Lawrence,-but it was not known whethrir
he,would, participate in tiie pursuit or not.
The sources of this information are con
sidered entirely reliable.
Thi Gold Minks or lowal-t-Iu Mon
day’s Pittsburgh Journal appeared a let
ter from ajeorrespondent at St. Louis, an
nouncing a wonderful streak of luck which
Col. Pick Gray has happened to hit by
the purchase of lands in lowa. Some of
our readers arc inclined to doubt the story,
but there are good reasons to-believe it to
be nothing but the truth. The first dis
covery of gold was made at St. Charles,
county, some tune during the.
past autumn. A man at work building a
milldam picked up some small lumps of
yellow ore from among the loose earth,
and carried them home for the amusement
of his children. Near the close of the
winter, some returned Californians chanced
to stop at the .house, and seeing the lumps,
pronounced them to be gold. One of the
lumps was sent to Cincinnati for examina
tion, with a request that if it was found to
be worth anything, the value should be
returned in money. The result was the
return . f %25 as the worth of the lump of
Cheap—McLain & Lehr’s groceries.'
On hand—the letter to Young Men—
read it.
gg?” Coming—the Circus and the Fourth of
What has become of the Tyrone Start —
We have not received a copy for three weeks.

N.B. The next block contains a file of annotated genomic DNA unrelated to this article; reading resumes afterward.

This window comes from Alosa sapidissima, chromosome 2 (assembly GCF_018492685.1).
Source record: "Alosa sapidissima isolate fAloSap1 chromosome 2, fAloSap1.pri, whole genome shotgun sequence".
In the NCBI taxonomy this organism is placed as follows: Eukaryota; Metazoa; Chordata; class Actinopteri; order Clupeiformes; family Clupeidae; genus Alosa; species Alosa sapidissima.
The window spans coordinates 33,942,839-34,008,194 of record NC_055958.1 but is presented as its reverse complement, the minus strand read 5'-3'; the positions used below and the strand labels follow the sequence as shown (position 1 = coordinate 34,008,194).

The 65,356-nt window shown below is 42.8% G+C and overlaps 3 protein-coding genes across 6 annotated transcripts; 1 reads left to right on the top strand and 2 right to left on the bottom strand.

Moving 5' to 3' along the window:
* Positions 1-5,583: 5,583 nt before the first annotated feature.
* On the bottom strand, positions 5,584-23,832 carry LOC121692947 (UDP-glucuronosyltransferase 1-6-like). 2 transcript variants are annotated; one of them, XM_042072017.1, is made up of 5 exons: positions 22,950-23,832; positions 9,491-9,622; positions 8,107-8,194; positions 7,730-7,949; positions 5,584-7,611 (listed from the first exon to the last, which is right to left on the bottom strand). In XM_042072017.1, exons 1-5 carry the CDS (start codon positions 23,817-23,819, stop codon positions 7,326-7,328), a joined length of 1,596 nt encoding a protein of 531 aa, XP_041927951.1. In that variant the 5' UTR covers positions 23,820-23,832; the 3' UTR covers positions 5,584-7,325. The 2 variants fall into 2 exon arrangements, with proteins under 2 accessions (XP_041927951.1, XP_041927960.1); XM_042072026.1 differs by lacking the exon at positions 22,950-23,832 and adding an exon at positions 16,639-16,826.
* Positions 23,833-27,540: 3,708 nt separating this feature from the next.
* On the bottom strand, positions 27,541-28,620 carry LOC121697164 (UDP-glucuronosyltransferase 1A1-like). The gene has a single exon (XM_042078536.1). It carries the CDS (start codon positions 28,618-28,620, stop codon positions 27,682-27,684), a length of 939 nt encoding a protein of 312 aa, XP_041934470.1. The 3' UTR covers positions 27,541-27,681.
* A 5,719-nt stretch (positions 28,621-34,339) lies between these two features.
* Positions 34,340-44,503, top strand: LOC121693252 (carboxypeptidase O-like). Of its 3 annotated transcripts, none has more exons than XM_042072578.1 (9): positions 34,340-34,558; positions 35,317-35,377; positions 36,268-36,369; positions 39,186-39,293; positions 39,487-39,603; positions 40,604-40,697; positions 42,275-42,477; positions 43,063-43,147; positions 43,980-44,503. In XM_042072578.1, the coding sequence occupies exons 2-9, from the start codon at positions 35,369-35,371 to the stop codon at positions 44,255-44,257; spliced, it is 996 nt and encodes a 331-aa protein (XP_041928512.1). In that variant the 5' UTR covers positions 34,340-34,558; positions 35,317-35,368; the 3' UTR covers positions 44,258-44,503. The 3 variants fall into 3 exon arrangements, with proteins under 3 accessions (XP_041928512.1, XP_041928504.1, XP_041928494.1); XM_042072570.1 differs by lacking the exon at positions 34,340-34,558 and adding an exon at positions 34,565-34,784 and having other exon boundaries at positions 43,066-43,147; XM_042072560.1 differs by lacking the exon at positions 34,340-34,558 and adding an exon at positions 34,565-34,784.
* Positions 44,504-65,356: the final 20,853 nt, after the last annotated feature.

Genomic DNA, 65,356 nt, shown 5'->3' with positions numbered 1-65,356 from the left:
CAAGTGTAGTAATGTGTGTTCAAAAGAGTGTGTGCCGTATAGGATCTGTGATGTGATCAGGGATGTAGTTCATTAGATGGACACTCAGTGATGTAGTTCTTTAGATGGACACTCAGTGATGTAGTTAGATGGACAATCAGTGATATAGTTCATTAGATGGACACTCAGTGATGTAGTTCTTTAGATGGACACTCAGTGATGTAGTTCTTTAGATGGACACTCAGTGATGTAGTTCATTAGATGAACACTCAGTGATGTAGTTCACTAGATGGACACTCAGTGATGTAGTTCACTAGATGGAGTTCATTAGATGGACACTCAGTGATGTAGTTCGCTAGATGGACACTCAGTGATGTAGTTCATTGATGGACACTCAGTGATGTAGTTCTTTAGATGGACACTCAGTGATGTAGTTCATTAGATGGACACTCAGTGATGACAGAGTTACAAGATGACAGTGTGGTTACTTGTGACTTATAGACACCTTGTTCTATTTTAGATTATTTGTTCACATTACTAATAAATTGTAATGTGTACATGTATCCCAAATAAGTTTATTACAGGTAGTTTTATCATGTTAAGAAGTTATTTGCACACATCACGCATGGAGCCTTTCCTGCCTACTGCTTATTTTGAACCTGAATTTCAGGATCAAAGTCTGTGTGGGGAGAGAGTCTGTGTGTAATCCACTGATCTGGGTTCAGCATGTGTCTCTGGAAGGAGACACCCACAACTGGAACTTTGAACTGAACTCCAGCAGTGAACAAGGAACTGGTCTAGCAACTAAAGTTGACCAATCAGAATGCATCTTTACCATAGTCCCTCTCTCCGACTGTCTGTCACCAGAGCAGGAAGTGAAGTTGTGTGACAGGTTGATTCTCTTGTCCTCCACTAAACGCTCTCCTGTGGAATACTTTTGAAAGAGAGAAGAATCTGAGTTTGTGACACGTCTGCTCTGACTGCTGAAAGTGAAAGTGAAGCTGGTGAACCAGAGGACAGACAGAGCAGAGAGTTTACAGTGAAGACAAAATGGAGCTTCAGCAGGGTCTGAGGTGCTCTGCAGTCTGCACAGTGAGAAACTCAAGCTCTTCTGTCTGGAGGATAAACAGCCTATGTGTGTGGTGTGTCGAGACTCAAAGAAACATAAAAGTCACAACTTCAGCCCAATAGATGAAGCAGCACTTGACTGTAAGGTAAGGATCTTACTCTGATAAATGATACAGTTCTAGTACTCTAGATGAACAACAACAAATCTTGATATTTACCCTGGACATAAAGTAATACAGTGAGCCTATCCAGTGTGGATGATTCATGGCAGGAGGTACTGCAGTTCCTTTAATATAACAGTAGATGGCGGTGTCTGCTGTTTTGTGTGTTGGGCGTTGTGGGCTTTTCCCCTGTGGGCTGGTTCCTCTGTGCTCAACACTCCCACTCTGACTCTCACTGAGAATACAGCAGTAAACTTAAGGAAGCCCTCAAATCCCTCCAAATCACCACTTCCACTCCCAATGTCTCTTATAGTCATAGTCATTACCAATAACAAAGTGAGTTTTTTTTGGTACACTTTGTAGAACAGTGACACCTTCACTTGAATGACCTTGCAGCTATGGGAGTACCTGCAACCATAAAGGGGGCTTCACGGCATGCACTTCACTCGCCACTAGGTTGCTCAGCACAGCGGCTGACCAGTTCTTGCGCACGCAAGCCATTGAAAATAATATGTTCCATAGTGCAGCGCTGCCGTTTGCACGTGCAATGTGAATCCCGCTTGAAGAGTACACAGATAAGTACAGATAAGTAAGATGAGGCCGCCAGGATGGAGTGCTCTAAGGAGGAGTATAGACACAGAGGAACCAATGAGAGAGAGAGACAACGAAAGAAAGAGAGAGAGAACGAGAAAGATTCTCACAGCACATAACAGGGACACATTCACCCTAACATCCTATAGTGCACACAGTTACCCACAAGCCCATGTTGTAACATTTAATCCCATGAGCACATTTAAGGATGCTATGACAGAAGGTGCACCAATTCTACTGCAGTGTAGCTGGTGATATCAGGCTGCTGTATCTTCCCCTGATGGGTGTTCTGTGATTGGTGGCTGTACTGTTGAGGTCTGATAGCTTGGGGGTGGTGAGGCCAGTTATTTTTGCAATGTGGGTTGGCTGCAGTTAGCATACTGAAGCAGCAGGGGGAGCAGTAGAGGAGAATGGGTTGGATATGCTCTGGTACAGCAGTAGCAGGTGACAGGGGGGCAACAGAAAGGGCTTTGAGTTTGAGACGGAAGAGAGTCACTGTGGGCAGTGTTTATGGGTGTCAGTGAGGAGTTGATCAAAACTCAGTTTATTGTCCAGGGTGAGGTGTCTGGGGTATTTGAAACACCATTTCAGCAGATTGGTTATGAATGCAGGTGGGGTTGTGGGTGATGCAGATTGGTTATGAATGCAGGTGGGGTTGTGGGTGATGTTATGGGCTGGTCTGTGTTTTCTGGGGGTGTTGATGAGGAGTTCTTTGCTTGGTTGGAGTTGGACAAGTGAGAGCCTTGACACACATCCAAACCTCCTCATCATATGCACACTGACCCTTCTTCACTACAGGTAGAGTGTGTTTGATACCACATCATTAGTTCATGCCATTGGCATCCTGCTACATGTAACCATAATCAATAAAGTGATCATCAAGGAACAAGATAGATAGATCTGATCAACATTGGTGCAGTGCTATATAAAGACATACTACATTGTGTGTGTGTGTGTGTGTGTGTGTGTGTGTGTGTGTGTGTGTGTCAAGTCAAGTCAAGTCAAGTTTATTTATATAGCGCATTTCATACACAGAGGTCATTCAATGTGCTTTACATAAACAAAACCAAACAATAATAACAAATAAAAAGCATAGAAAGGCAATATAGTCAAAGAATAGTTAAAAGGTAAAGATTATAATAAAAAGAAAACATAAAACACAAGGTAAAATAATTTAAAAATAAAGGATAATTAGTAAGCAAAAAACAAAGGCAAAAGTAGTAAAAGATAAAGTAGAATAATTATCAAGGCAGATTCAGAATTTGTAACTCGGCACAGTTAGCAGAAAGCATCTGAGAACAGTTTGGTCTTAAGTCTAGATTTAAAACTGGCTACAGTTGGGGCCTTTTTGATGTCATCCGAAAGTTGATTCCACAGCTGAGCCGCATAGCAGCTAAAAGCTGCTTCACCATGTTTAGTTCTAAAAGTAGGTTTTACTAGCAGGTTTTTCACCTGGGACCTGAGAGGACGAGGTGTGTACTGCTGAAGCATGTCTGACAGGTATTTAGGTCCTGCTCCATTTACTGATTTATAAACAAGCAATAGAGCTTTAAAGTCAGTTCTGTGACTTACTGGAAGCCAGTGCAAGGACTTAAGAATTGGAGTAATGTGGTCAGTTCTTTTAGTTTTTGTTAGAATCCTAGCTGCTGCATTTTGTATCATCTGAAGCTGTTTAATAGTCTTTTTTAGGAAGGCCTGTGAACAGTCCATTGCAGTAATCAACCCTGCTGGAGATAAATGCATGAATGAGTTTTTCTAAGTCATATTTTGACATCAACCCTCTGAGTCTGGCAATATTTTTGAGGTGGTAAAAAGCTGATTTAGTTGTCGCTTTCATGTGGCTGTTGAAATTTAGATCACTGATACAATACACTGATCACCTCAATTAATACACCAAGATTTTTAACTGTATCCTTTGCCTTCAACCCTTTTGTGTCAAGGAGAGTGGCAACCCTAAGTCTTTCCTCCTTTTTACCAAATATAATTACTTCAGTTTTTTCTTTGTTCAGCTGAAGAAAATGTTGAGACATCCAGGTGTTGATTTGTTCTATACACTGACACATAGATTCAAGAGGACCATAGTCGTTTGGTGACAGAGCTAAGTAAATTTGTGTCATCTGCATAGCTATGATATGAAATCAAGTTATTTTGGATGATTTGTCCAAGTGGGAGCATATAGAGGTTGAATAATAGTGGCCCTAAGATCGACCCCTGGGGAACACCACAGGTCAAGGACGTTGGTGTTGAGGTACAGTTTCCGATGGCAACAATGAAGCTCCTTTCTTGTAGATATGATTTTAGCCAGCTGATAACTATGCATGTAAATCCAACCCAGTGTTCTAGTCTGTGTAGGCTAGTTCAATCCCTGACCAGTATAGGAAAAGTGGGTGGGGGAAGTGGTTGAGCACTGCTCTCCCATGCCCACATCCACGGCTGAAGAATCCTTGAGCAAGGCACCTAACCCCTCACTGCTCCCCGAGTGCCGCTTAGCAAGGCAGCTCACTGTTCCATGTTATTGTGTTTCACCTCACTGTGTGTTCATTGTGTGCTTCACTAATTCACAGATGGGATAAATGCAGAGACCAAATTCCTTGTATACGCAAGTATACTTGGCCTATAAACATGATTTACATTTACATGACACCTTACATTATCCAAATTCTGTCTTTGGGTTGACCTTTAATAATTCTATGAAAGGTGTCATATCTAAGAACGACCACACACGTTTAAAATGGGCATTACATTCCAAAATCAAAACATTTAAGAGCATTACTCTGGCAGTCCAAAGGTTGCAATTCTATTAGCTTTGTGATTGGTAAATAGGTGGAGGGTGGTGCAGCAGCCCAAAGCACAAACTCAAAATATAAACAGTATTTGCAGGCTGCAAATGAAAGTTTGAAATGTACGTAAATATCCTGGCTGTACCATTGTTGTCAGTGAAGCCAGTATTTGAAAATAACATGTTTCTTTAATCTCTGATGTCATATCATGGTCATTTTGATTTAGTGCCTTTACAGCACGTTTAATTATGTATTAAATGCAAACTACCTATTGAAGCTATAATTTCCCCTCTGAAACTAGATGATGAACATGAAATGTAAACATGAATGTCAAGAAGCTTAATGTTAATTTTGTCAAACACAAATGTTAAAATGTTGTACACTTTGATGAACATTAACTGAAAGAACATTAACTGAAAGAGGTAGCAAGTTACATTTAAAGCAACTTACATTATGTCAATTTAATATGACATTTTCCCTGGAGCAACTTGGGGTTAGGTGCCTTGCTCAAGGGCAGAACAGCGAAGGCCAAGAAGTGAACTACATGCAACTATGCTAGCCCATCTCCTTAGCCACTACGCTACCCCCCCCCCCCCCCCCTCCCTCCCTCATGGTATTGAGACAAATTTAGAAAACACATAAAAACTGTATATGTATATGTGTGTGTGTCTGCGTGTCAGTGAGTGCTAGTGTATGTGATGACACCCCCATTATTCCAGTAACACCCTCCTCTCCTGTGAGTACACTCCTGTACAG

B&»The Junior is enjoying all
the pleasures (?) of flitting fixing up.
Rich—the war between the Lewistown
and Slifflintown editors in relation to the re
moval of the Pa. R. R. Co.’s shops.
ggy A new batch of counterfeits on the York
County Bank, it is said, has been put in circu
lation in the eastern part of the State. Our
readers should look out for them.
JSST Henry B. Antony, editor of the Provi
dence Jountof, has been elected U. S. Senator
of Rhode lßland r for six years from the 4th of
Harohdezk ' "
.1 ...
. i Jta-tA* Tribune.
TM Jone Widow’s Story.
“Wp untohlm that fWoth hi* neighbor drink, that pnt
tMt toy bottlato him, and ptakurt him drunken alao.”
In my walks through the country, observing
men and tilings, I btopped one evening at a neat
little dwelling by the wayside to inquire of its
inmates how far it was to a house of entertain
ment. The of the house was a
female apparently in the wane of life, of pleas
ing address and tidy in appearance. She told
mo that there was a tavern about one mile dis
tant on the road-side; “ but,” she said, as tears
went trickling down her cheeks, “ don’t stop
there, it is the gate of death.” Being interested
in the woman’s manner and desiring to know
something of her life, I asked her if I could re
main under her roof for the night, at the same
time telling her who I was and something of